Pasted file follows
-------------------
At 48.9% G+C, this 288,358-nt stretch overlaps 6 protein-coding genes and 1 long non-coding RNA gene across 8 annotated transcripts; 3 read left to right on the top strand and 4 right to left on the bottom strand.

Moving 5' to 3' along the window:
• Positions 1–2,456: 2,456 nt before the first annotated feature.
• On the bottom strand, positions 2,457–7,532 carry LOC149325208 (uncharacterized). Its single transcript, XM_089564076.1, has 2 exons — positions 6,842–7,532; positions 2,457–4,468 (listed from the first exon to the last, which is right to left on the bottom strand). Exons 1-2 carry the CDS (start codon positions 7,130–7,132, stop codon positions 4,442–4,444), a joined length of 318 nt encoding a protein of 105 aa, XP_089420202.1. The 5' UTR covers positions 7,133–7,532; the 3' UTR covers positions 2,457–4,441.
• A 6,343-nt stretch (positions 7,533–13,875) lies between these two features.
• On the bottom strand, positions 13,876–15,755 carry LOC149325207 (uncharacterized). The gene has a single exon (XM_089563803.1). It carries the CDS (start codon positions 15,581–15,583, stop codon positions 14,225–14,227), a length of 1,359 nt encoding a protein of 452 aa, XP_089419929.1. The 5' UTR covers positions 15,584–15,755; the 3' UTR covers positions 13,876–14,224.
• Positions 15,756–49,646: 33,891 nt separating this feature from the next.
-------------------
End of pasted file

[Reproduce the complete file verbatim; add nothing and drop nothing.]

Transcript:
At 48.9% G+C, this 288,358-nt stretch overlaps 6 protein-coding genes and 1 long non-coding RNA gene across 8 annotated transcripts; 3 read left to right on the top strand and 4 right to left on the bottom strand.

Moving 5' to 3' along the window:
• Positions 1–2,456: 2,456 nt before the first annotated feature.
• On the bottom strand, positions 2,457–7,532 carry LOC149325208 (uncharacterized). Its single transcript, XM_089564076.1, has 2 exons — positions 6,842–7,532; positions 2,457–4,468 (listed from the first exon to the last, which is right to left on the bottom strand). Exons 1-2 carry the CDS (start codon positions 7,130–7,132, stop codon positions 4,442–4,444), a joined length of 318 nt encoding a protein of 105 aa, XP_089420202.1. The 5' UTR covers positions 7,133–7,532; the 3' UTR covers positions 2,457–4,441.
• A 6,343-nt stretch (positions 7,533–13,875) lies between these two features.
• On the bottom strand, positions 13,876–15,755 carry LOC149325207 (uncharacterized). The gene has a single exon (XM_089563803.1). It carries the CDS (start codon positions 15,581–15,583, stop codon positions 14,225–14,227), a length of 1,359 nt encoding a protein of 452 aa, XP_089419929.1. The 5' UTR covers positions 15,584–15,755; the 3' UTR covers positions 13,876–14,224.
• Positions 15,756–49,646: 33,891 nt separating this feature from the next.